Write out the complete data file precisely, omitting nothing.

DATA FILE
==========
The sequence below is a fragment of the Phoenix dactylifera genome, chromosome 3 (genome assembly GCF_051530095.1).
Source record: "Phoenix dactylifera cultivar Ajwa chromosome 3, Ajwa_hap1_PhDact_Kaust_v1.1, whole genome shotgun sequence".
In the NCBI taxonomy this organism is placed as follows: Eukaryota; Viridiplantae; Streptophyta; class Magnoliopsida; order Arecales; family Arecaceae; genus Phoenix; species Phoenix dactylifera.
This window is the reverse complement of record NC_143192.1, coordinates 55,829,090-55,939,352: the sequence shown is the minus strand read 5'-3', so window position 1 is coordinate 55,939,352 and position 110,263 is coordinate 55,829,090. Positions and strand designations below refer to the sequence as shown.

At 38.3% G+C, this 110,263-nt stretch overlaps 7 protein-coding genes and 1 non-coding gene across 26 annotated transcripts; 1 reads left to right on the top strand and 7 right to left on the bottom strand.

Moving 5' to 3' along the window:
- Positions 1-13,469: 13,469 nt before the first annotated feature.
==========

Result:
The sequence below is a fragment of the Phoenix dactylifera genome, chromosome 3 (genome assembly GCF_051530095.1).
Source record: "Phoenix dactylifera cultivar Ajwa chromosome 3, Ajwa_hap1_PhDact_Kaust_v1.1, whole genome shotgun sequence".
In the NCBI taxonomy this organism is placed as follows: Eukaryota; Viridiplantae; Streptophyta; class Magnoliopsida; order Arecales; family Arecaceae; genus Phoenix; species Phoenix dactylifera.
This window is the reverse complement of record NC_143192.1, coordinates 55,829,090-55,939,352: the sequence shown is the minus strand read 5'-3', so window position 1 is coordinate 55,939,352 and position 110,263 is coordinate 55,829,090. Positions and strand designations below refer to the sequence as shown.

At 38.3% G+C, this 110,263-nt stretch overlaps 7 protein-coding genes and 1 non-coding gene across 26 annotated transcripts; 1 reads left to right on the top strand and 7 right to left on the bottom strand.

Moving 5' to 3' along the window:
- Positions 1-13,469: 13,469 nt before the first annotated feature.